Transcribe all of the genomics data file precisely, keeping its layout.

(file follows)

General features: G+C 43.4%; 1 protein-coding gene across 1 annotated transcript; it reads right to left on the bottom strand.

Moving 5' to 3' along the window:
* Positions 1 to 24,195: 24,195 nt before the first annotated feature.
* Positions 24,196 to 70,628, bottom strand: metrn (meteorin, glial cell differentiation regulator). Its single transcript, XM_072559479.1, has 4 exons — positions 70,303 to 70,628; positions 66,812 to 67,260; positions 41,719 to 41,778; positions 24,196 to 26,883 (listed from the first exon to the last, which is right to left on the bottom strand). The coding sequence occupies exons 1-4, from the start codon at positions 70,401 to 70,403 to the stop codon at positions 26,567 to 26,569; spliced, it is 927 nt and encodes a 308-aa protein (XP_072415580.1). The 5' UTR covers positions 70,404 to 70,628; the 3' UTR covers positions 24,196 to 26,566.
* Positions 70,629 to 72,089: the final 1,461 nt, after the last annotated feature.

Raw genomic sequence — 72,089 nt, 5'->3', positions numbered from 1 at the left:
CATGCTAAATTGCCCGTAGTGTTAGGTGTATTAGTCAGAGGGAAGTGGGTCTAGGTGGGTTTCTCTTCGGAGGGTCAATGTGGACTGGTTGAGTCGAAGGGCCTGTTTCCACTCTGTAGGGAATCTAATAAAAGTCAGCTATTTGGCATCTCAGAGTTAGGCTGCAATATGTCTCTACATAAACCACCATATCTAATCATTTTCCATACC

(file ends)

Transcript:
General features: G+C 43.4%; 1 protein-coding gene across 1 annotated transcript; it reads right to left on the bottom strand.

Moving 5' to 3' along the window:
* Positions 1 to 24,195: 24,195 nt before the first annotated feature.
* Positions 24,196 to 70,628, bottom strand: metrn (meteorin, glial cell differentiation regulator). Its single transcript, XM_072559479.1, has 4 exons — positions 70,303 to 70,628; positions 66,812 to 67,260; positions 41,719 to 41,778; positions 24,196 to 26,883 (listed from the first exon to the last, which is right to left on the bottom strand). The coding sequence occupies exons 1-4, from the start codon at positions 70,401 to 70,403 to the stop codon at positions 26,567 to 26,569; spliced, it is 927 nt and encodes a 308-aa protein (XP_072415580.1). The 5' UTR covers positions 70,404 to 70,628; the 3' UTR covers positions 24,196 to 26,566.
* Positions 70,629 to 72,089: the final 1,461 nt, after the last annotated feature.

Raw genomic sequence — 72,089 nt, 5'->3', positions numbered from 1 at the left:
CATGCTAAATTGCCCGTAGTGTTAGGTGTATTAGTCAGAGGGAAGTGGGTCTAGGTGGGTTTCTCTTCGGAGGGTCAATGTGGACTGGTTGAGTCGAAGGGCCTGTTTCCACTCTGTAGGGAATCTAATAAAAGTCAGCTATTTGGCATCTCAGAGTTAGGCTGCAATATGTCTCTACATAAACCACCATATCTAATCATTTTCCATACC